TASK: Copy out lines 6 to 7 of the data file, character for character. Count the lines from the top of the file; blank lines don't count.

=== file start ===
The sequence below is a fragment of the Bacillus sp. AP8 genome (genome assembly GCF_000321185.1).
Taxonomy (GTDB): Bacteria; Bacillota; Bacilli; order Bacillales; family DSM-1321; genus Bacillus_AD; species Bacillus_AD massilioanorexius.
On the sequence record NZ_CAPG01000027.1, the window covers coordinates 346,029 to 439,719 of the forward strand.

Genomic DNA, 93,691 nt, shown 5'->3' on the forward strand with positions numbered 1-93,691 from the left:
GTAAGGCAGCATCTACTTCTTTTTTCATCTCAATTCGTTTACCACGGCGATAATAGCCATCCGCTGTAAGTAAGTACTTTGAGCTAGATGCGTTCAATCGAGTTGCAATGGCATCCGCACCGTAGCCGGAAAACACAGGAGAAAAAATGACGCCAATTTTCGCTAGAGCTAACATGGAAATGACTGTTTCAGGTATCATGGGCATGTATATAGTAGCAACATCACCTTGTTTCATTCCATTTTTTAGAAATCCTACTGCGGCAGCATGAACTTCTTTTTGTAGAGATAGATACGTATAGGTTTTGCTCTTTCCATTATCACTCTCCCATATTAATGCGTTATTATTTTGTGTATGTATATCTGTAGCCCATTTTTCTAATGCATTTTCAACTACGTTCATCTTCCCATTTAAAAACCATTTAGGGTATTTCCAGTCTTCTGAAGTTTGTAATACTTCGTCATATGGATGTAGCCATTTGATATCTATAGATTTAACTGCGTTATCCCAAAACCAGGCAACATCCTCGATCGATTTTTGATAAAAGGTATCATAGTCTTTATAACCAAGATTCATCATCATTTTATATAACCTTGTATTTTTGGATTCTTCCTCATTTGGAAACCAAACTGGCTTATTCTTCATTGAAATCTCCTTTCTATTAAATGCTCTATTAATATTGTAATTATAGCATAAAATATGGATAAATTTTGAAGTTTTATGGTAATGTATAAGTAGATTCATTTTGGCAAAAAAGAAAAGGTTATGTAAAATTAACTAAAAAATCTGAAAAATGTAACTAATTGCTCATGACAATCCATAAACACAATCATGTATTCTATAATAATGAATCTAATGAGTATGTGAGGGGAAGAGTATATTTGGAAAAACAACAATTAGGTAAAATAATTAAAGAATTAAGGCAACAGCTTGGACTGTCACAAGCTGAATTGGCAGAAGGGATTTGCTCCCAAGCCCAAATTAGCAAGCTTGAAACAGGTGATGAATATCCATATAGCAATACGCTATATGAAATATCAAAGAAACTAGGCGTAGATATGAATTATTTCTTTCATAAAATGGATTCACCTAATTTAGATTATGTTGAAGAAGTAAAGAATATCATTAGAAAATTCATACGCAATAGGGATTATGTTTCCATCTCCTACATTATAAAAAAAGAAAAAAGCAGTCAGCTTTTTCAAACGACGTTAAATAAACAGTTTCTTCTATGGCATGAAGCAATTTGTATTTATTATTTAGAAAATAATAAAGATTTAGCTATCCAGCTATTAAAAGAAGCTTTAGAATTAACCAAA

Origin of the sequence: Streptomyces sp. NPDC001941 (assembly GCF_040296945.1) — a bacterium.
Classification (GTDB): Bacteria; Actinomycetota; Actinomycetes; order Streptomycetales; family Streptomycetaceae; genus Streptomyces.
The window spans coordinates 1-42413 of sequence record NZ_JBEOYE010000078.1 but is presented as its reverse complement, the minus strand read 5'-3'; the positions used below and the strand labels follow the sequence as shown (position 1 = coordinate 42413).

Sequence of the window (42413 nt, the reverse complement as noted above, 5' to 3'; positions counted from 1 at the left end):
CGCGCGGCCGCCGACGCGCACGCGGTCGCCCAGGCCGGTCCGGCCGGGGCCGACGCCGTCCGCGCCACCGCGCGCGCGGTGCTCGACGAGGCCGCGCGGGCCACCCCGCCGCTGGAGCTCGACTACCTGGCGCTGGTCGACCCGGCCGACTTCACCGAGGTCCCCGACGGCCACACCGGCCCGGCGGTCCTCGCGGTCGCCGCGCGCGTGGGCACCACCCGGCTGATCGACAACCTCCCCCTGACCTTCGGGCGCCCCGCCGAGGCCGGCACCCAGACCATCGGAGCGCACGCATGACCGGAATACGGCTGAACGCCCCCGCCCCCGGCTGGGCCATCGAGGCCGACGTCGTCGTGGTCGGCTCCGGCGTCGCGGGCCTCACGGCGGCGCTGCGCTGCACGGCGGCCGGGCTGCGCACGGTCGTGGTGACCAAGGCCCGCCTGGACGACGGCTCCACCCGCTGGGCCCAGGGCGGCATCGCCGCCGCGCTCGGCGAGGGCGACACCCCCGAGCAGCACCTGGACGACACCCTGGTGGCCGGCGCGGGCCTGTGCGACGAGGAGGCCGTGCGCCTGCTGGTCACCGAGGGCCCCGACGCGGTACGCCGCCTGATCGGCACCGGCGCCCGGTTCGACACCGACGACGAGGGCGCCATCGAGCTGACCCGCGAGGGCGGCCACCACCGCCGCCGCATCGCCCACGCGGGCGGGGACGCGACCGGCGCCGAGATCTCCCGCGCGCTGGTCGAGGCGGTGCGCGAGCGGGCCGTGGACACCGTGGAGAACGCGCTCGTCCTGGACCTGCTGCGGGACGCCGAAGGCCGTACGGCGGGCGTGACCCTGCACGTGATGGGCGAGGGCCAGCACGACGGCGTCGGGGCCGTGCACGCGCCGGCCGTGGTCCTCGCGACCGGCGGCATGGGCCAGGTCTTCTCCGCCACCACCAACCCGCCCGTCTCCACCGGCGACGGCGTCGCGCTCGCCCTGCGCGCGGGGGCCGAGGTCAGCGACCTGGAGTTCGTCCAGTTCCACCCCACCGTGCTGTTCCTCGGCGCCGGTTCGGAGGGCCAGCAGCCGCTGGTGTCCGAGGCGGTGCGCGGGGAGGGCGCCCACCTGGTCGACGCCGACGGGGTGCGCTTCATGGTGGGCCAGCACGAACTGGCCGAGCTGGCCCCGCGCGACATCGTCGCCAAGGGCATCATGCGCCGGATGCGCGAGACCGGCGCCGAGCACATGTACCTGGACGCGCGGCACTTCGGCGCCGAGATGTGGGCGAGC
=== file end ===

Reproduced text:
Origin of the sequence: Streptomyces sp. NPDC001941 (assembly GCF_040296945.1) — a bacterium.
Classification (GTDB): Bacteria; Actinomycetota; Actinomycetes; order Streptomycetales; family Streptomycetaceae; genus Streptomyces.